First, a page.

There's no consensus on whether silver is in its second or third secular bull market since the 1970s. That's because people define bull markets in different ways.
But as I'll show you, it's not that important.
What we do know is that silver enjoyed a huge bull market from about 1971 until 1980, and then another major bull run from about 2001 until 2011.
Most secular bull markets run through a period, usually about half-ways on the time scale, where the commodity's price falls by about 50%, sometimes more. This is an observation by the legendary commodities investor Jim Rogers.
In my own experience that's in fact often the case, although sometimes the price correction is less severe if it's drawn out over a longer time. Corrections are typically short and deep, or long and shallow. There is no rule, and it's never the same.
Let's dig into these previous bull markets to give us an idea of how silver has behaved. This will provide somewhat of a roadmap for what may lie ahead. Spoiler alert: looking back on how silver performed in the past points to much bigger gains ahead.
Past Is Prologue: Silver Bull Markets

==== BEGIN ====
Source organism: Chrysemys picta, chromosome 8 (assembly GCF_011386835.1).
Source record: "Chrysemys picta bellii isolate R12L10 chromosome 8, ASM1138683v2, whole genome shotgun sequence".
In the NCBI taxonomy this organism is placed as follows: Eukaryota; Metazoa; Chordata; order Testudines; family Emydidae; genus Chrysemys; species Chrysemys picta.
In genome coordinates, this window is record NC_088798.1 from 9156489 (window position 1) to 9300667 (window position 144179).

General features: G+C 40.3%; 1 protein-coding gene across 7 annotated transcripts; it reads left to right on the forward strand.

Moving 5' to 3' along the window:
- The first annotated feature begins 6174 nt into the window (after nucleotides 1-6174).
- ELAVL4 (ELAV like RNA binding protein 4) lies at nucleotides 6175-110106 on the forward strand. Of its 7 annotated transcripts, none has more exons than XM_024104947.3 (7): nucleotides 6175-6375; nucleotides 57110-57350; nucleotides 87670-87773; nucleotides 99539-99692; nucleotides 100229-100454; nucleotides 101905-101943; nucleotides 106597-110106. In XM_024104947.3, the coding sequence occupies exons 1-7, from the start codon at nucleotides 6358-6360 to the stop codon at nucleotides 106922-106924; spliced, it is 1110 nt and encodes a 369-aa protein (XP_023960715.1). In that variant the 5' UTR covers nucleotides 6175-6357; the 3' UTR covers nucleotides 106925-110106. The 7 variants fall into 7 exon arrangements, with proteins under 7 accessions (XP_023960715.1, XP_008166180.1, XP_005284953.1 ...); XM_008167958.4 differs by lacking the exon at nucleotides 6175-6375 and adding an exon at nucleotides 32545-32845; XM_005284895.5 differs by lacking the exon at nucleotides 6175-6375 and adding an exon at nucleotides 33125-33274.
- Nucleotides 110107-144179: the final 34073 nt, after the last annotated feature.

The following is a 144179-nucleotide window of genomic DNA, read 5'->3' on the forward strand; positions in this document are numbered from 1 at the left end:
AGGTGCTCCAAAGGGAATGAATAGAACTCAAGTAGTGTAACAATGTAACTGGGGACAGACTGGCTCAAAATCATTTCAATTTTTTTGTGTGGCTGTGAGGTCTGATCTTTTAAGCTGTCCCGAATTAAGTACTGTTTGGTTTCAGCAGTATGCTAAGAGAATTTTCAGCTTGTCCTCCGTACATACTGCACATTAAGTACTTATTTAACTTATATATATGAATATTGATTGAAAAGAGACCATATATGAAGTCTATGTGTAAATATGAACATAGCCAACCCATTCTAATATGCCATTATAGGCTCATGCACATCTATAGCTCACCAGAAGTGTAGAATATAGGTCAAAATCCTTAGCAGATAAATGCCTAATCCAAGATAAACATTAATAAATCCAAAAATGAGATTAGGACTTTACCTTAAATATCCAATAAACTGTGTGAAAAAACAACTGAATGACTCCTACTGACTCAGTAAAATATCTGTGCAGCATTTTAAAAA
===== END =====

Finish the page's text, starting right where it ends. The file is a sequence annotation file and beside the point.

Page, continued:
In the 1970s silver rose from a low near $1.40 in 1971 to peak at $49 in 1980. That produced a whopping 36 times return, or 3,600%. Every $1,000 became $36,000.
Then, silver eventually bottomed in 2001 at $4.20, before rising all the way back to $49 in 2011. Investors who had positioned themselves early enjoyed a 1,160% return.
Now let's dissect both of these bull markets in more detail, because understanding how they behave can help you better prepare. As you'll see, silver is volatile. But if you want to benefit from its big gains, you have to be willing to hold on through what is sometimes a wild ride.
As I said, silver bottomed near $1.31 in October 1971. That's when its 1970s secular bull market began.
It then peaked at $5.78 in February 1974. That was a 340% gain in less than 3˝ years. But then silver started to lose ground.
That correction took it from $5.78 to $3.97 in January 1976. It was a relatively shallow, but drawn-out correction. By October 1978 silver had surpassed $5.78, and eventually went onto a blow off mania high near $49 in January 1980, gaining 1,130% from its 1976 low. (Note that the $49 high in 1980 doesn't appear in this chart because it shows monthly prices).
Silver's gain from the 1971 low of $1.31 to its $49, 1980 high was an astounding 3,640%.